Louisiana Federation of Teachers Legislative Digest
Special Edition: Wednesday in the House Education Committee
Wednesday, April 9, is shaping up to be a blockbuster day in the House Education Committee. It would be hard to match an agenda as difficult as the House panel faced last week, with its deliberations on Common Core lasting well into the night and next morning. Yet it looks like it is Chairman Steve Carter‘s fate to confront another grueling series of controversial hearings on April 9.
Explosive issues involving charter schools, electing the state superintendent, vouchers and even more common core bills will be on the agenda.
Here’s a list of the bills facing members when the committee meets on Wednesday. Bills marked with an asterisk (*) are included in the LFT Legislative Agenda:
The election of the state superintendent:
HB 125 by Rep. Joe Harrison (R-Gray) is a proposed constitutional amendment, and HB 127 is its companion legislation. Currently, the superintendent is selected by the State Board of Elementary and Secondary Education – in practice, it has meant that the governor makes the choice. Rep. Harrison’s plan would change the constitution to require the election of the state superintendent.
HB 276 by Rep. Bret Geymann (R-Lake Charles) would also require the election of the state superintendent, but contends that a constitutional amendment is not necessary for the change.
HB 192 by Rep. Kevin Pearson (R-Slidell) narrows the eligibility of kindergarten students for vouchers, changes the funding formula used to determine the amount allowed for vouchers, allows higher tuition for special education students in voucher schools and requires voucher funding to come from outside the Minimum Foundation Program. Thanks to a lawsuit initially filed by the LFT, the State Supreme Court found that funding vouchers through the MFP is unconstitutional.
*HB 701 by Rep. John Bel Edwards (D-Amite) repeals the section of existing law that allows vouchers for eligible students who are now in schools with a grade of “C.” Current law allows vouchers for those students if their public school is graded, “C”, “D” or “F”
*HB 702 by Rep. John Bel Edwards(D-Amite): Current law allows eligible students who are entering kindergarten to have vouchers if their local school is graded “C”, “D” or “F.” This bill would restrict the vouchers to schools graded “D” or “F”.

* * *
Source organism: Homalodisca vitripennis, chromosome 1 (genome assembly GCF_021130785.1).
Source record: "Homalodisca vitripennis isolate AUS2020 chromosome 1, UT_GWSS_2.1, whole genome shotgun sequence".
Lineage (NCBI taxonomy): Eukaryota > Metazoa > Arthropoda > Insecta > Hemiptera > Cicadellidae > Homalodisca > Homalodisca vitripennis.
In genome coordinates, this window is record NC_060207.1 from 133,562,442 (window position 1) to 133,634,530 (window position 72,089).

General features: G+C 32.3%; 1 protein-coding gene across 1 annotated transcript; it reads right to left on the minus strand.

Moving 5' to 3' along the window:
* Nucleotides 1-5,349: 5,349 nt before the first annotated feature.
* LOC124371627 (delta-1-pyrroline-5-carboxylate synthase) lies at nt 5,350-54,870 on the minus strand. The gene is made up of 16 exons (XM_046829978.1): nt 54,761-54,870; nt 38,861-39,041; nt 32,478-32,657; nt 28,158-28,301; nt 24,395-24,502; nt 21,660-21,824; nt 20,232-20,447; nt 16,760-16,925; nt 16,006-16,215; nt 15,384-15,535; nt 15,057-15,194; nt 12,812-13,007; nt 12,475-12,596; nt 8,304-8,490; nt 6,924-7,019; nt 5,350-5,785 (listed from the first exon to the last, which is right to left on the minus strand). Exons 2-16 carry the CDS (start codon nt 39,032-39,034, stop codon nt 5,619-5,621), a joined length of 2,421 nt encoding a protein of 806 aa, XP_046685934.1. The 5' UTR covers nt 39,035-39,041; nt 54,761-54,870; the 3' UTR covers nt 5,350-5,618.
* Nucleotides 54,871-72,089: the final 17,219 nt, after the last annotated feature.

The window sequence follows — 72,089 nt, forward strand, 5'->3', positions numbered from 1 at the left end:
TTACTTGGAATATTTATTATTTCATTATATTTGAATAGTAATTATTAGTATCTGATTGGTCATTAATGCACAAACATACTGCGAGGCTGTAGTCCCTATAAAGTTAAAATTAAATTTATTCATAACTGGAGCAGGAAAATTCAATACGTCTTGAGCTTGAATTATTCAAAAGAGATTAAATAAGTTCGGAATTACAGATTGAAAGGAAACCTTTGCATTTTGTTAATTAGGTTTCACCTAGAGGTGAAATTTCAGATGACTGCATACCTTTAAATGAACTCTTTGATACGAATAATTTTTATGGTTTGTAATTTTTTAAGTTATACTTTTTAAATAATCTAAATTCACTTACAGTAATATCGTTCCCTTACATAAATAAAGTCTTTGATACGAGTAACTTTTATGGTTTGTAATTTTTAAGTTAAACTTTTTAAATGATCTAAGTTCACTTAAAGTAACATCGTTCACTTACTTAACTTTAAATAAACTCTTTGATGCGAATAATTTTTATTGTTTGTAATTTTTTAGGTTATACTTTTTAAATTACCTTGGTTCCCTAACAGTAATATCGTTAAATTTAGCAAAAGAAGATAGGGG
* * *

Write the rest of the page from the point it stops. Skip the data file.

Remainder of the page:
HB 836 by Rep. Joe Harrison (R-Gray) would require the State Department of Education to develop an accountability system for nonpublic schools that accept vouchers, and require compliance with the system by those schools.
HB 100 by Rep. Kirk Talbot (R-River Ridge) adds a new category of students who are eligible for vouchers: children whose parents feel that the local public school is not a safe learning environment.
HB 1228 by Rep. Franklin Foil (R-Baton Rouge) would require nonpublic schools that accept vouchers for students with exceptionalities to identify the special services they provide and explain how those services meet the students’ needs.
HB 89 by Rep. Gregory Miller (R-Norco): Under current law, charter schools receive the same Minimum Foundation Program allotment as other public schools, including an amount intended to fund the Teachers’ Retirement System and the School Employees’ Retirement System. Some charter schools, however, do not participate in the state retirement systems. This bill would subtract that amount from the MFP money allocated to nonparticipating charter schools.
*HB 101 by Rep. John Bel Edwards (D-Amite) Would require charter schools to meet the same certification standards as other public schools.
*HB 124 by Rep. Patricia Smith (D-Baton Rouge) would require charter schools to hire teachers with a valid Louisiana teaching certificate, subject to availability.
HB 171 by Rep. Kevin Pearson (R-Slidell) would require charter school boards to offer their employees the opportunity to invest part of their income in the state’s deferred compensation plan.
HB 184 by Rep. Kenny Havard (R-Jackson) would clarify what happens to the assets of a charter school in case it loses its charter or otherwise ceases to operate. It also prohibits a charter school that is managed by a private firm from leasing that company’s property.
*HB 703 by Rep. John Bel Edwards (D-Amite) would prohibit the Board of Elementary and Secondary Education from granting a charter that was previously denied by a school system that has a grade of “A”, “B” or “C”.
HB 999 by Rep. Alfred Williams (D-Baton Rouge) would prohibit a charter school from paying more than 10 percent of its funding for contracted management fees.
HB 1208 by Rep. Vincent Pierre (D-Lafayette) would require free bus transportation for charter school students in parishes with populations between 195,000 and 225,000.
HB 988 by Rep. John Schroder (R-Covington) would allow local school boards to develop their own curricula in lieu of the content and methodology required by the State Department of Education or BESE.